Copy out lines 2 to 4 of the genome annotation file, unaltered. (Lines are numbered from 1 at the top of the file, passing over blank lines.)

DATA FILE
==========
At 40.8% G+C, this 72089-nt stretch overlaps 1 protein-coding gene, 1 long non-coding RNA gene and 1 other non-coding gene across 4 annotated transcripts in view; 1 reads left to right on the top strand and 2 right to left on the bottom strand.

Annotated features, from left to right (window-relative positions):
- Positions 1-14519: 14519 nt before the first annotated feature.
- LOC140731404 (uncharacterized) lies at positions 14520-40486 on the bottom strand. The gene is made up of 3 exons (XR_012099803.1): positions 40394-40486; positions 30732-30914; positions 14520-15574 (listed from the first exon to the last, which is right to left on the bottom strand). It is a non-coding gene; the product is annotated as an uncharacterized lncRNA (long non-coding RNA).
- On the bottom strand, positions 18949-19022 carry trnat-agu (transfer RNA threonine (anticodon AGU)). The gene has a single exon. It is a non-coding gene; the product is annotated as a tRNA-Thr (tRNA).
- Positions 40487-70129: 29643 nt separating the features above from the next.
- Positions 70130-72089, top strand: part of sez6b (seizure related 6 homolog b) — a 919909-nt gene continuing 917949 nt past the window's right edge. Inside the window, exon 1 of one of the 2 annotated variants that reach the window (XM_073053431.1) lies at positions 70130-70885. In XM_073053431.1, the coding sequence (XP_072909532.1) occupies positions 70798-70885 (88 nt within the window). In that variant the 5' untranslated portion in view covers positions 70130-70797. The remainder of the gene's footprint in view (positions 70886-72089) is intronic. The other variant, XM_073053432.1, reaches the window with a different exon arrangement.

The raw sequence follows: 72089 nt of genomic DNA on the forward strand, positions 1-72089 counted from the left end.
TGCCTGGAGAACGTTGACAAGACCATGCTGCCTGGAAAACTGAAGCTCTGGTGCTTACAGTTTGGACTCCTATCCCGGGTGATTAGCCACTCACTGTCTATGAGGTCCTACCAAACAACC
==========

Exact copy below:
Annotated features, from left to right (window-relative positions):
- Positions 1-14519: 14519 nt before the first annotated feature.
- LOC140731404 (uncharacterized) lies at positions 14520-40486 on the bottom strand. The gene is made up of 3 exons (XR_012099803.1): positions 40394-40486; positions 30732-30914; positions 14520-15574 (listed from the first exon to the last, which is right to left on the bottom strand). It is a non-coding gene; the product is annotated as an uncharacterized lncRNA (long non-coding RNA).